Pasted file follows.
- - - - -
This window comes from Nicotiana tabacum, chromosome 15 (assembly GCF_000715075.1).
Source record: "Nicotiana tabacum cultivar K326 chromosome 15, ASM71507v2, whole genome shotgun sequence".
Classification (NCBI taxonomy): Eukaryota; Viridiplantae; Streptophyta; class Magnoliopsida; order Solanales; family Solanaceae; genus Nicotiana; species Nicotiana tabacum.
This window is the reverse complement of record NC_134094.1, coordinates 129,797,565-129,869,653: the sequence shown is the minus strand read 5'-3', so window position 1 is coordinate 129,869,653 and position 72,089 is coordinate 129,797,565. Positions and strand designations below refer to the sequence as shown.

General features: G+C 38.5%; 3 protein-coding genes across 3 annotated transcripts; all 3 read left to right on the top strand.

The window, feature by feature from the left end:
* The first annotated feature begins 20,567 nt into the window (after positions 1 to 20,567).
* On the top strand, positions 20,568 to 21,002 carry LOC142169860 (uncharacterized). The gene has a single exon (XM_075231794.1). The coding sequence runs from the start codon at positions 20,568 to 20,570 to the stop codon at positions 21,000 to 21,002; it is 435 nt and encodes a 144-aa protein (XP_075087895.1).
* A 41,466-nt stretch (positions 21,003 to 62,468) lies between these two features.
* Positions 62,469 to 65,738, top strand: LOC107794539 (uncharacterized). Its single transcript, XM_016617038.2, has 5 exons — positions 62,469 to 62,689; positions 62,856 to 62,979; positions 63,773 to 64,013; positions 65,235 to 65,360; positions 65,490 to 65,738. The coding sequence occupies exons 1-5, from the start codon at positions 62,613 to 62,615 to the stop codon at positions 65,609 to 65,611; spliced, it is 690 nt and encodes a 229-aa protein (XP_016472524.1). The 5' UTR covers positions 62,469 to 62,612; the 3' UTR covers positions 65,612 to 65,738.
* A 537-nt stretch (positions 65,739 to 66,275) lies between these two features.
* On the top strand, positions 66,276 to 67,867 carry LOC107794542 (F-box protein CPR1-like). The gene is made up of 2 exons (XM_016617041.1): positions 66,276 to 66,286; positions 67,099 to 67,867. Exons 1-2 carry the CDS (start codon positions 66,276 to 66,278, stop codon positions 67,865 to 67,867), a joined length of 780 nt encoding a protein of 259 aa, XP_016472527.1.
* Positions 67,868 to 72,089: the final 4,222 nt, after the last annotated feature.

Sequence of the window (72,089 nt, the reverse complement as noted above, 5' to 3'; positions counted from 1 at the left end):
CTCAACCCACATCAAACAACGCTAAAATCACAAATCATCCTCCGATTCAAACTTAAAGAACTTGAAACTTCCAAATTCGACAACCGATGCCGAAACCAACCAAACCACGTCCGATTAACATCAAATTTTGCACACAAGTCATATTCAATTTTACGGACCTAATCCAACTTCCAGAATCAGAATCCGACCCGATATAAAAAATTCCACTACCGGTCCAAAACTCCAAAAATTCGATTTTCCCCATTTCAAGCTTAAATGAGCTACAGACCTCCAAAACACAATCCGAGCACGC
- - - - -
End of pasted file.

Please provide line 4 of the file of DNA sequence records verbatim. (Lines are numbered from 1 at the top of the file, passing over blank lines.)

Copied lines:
This window is the reverse complement of record NC_134094.1, coordinates 129,797,565-129,869,653: the sequence shown is the minus strand read 5'-3', so window position 1 is coordinate 129,869,653 and position 72,089 is coordinate 129,797,565. Positions and strand designations below refer to the sequence as shown.